Taking Apart an EVGA Hybrid Liquid Cooler

By Published August 01, 2016 at 1:20 pm
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The EVGA Hybrid closed-loop liquid cooler has been the center of attention for a few of our DIY “Hybrid” mods, and for good reason: It was the best-performing CLC for GPUs that we tested last year, largely due to the protrusion in the coldplate and the dense microfins. The EVGA Hybrid cooler ($100) uses Asetek's supply, so we resurrected our old Corsair H100 (torn apart years ago) to compare a Generation 3 Asetek cooler to the new generation on EVGA's unit. You'll see that the setup is largely the same, though.

The EVGA Hybrid cooler we're tearing down today accompanies the GTX 980 Ti Hybrid, 970 Hybrid, and the forthcoming 1080 Hybrid. We managed to drop thermals of the GTX 1080 down to 18C (delta T over ambient) from ~57C by mounting an EVGA Hybrid cooler to the card, and even got an extra 100MHz out of our OC. Let's look at why that was the case.

Video Disassembly: Inside an Asetek EVGA Hybrid Liquid Cooler

Note: Do not attempt unless you want to ruin your liquid cooler. This is not something you do with the intent of re-assembly and usage.

The EVGA Hybrid has a pump cap on top of it (with the “EVGA” branding). The pump cap is actually removable, and could theoretically be replaced with a custom user pump cap. Removing the cap (done by simply pulling on it) will reveal the two-pole pump and motor setup, including the PCB and wiring. Once we remove the bottom half of the pump, you'll see that the propeller spins on two electromagnetic poles – that corresponds with what we see under the pump cap.

EVGA's Hybrid has a mounting bracket that applies pressure to the rest of the unit, and holds it all together. The outer screws go to the mounting bracket, while the inner screws hold the coldplate to the bottom half of the cooler.

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Removing the outer screws will release the bracket, but you can't do this to replace the bracket for use with other coolers. The EVGA Hybrid cooler will immediately “depressurize,” so to speak, and begin leaking liquid. If you were to flip it right-side up, so that the coldplate is on the bottom, the bottom half of the pump would fall apart and drain liquid.

Internally, we see mostly the same setup as the Gen 3 Corsair H110. There's an in and out tube, an “underpass,” and a propeller to actually push/pull the liquid.

Removing the coldplate isn't too hard, but does require some leverage and a #1 Phillips screwdriver (ideally, a Pozidrive #1a). We had to apply the maximum amount of force available by hand, as the screws are easily stripped and in tight. We rounded-out one of the screws and had to pry the coldplate off of the pump block, but this cooler won't be re-used anyway.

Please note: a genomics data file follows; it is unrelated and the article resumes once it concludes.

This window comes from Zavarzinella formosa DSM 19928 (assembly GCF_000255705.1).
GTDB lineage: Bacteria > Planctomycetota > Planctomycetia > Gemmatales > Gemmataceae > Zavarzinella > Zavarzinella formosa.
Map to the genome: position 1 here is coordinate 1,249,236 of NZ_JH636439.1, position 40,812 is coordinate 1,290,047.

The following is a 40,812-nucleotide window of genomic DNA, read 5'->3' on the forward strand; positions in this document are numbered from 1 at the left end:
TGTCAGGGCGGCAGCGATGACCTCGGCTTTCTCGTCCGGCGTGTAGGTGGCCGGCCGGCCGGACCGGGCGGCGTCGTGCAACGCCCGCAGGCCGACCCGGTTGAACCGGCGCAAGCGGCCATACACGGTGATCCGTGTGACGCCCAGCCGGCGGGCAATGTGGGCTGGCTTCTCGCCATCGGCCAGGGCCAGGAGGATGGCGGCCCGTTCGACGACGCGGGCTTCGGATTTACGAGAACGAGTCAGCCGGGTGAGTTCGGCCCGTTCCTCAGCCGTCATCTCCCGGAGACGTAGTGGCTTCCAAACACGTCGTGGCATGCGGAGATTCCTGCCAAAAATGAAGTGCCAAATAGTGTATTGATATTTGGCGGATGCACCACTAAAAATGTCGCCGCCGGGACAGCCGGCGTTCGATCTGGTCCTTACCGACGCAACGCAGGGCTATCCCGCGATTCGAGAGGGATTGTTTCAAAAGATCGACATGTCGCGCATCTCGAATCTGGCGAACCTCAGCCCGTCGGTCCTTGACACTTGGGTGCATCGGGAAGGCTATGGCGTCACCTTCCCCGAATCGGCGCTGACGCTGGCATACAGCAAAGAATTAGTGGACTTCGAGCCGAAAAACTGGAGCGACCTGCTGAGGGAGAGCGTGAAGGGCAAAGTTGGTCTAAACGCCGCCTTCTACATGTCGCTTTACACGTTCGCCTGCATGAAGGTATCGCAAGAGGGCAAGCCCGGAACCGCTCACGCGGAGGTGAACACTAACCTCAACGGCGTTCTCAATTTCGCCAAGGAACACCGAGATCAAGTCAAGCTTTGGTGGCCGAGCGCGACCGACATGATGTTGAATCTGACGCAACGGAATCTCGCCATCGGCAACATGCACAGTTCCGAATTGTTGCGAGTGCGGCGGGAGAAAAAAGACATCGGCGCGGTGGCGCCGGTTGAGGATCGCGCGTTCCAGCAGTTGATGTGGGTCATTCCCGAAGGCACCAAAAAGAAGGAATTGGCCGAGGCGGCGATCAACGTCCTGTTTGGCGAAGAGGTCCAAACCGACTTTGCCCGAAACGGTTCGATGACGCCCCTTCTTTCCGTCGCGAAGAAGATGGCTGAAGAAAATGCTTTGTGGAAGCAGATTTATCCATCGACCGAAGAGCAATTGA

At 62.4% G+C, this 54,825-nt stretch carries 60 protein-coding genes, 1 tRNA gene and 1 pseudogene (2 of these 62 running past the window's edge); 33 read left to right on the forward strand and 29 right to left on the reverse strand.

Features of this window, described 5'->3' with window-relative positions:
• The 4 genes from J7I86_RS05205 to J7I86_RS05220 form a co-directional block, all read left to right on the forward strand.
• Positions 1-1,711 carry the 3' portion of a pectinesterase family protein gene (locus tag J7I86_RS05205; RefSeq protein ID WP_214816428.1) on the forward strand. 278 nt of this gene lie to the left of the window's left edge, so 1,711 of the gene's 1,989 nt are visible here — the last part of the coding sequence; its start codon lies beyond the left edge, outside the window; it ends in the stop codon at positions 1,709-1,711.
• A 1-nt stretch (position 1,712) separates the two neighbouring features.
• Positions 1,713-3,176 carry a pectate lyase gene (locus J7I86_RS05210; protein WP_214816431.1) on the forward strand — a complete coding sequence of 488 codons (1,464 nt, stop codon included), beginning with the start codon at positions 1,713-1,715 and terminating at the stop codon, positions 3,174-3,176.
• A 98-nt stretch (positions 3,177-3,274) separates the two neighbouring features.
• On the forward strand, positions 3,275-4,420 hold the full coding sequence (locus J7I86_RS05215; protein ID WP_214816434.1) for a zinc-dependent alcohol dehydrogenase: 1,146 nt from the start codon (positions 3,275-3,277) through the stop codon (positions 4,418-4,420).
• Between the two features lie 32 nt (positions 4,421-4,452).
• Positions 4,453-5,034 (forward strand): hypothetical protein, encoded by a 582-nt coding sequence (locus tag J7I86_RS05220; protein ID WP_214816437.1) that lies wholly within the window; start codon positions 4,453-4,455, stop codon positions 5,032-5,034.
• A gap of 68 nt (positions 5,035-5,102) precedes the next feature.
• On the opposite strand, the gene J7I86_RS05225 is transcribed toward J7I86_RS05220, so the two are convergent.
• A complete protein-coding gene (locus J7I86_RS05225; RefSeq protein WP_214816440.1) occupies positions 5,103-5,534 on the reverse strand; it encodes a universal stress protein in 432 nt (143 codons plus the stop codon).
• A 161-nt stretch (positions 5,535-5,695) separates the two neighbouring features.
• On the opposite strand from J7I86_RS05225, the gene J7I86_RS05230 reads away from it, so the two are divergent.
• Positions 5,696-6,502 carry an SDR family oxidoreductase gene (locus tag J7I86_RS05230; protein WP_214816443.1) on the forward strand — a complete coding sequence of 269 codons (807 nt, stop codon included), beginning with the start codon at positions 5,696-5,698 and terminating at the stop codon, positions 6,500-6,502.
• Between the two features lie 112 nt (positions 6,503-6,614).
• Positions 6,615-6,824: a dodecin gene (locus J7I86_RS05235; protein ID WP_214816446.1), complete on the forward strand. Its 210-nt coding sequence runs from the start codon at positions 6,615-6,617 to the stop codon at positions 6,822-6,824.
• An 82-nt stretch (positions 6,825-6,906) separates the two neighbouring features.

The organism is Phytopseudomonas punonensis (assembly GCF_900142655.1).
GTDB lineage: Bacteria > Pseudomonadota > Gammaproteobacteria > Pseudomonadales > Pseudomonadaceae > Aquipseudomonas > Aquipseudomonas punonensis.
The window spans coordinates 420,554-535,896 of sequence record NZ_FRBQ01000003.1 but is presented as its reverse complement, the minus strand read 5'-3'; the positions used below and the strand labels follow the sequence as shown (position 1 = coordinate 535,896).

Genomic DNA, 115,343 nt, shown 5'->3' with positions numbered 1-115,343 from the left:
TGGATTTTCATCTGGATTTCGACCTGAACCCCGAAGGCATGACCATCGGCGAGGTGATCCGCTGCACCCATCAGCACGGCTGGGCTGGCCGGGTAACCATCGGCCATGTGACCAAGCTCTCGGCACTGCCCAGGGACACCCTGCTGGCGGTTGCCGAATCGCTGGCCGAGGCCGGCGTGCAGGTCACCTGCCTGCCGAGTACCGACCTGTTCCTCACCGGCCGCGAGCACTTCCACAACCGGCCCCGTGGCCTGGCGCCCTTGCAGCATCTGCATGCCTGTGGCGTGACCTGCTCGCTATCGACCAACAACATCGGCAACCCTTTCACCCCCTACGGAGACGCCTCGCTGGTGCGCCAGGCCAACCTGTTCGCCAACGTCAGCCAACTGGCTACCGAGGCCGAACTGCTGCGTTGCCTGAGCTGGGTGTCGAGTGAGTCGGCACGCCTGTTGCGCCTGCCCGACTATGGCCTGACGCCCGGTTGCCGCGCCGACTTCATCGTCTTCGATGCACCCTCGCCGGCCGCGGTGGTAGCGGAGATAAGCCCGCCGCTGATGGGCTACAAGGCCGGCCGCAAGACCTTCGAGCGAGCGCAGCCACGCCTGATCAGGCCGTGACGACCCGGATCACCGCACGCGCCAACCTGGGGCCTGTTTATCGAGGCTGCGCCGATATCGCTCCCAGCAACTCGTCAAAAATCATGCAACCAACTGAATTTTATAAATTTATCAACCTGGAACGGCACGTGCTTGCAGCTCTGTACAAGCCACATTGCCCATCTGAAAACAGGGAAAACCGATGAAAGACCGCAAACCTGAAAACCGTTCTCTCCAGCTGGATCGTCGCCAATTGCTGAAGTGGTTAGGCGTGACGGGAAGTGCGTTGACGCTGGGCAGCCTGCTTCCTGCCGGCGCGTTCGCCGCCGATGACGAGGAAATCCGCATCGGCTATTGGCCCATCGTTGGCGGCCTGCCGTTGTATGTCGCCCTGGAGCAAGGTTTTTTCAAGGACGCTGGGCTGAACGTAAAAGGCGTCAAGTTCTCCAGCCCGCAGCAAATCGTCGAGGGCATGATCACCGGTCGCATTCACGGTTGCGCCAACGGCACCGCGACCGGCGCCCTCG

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The coldplate is loaded with densely packed copper microfins. These are more tightly arranged than what we've seen on some Dynatron and Apaltek CLCs, which allows for greater surface area and thermal dissipation. This is a driving factor of the Hybrid's cooling performance, in addition to the copper protrusion on the underside.

The fins are covered with a small piece of (what appears to be) aluminum, flanked on either side by grooves in the copper for liquid pass-through.

The function is the same as any radiator: Liquid goes in one tube, gets propelled by the propeller, pushed through the copper microfins, and then continues its journey up to the radiator. The microfins are saturated with heat by direct contact to the GPU silicon, and so the liquid works to conduct this heat away with great efficiency. That warmed liquid then continues up the tube, hits the radiator tank, and is pushed down the long tubes in the radiator. The radiator's aluminum fins conduct heat away from those channels, with the fans dissipating it out of the case.

Pretty simple in concept, but cool to seen dismantled.

Be sure to check the video for more visuals.

Editorial: Steve “Lelldorianx” Burke
Video: Andrew “ColossalCake” Coleman

Steve Burke

Steve started GamersNexus back when it was just a cool name, and now it's grown into an expansive website with an overwhelming amount of features. He recalls his first difficult decision with GN's direction: "I didn't know whether or not I wanted 'Gamers' to have a possessive apostrophe -- I mean, grammatically it should, but I didn't like it in the name. It was ugly. I also had people who were typing apostrophes into the address bar - sigh. It made sense to just leave it as 'Gamers.'"

First world problems, Steve. First world problems.

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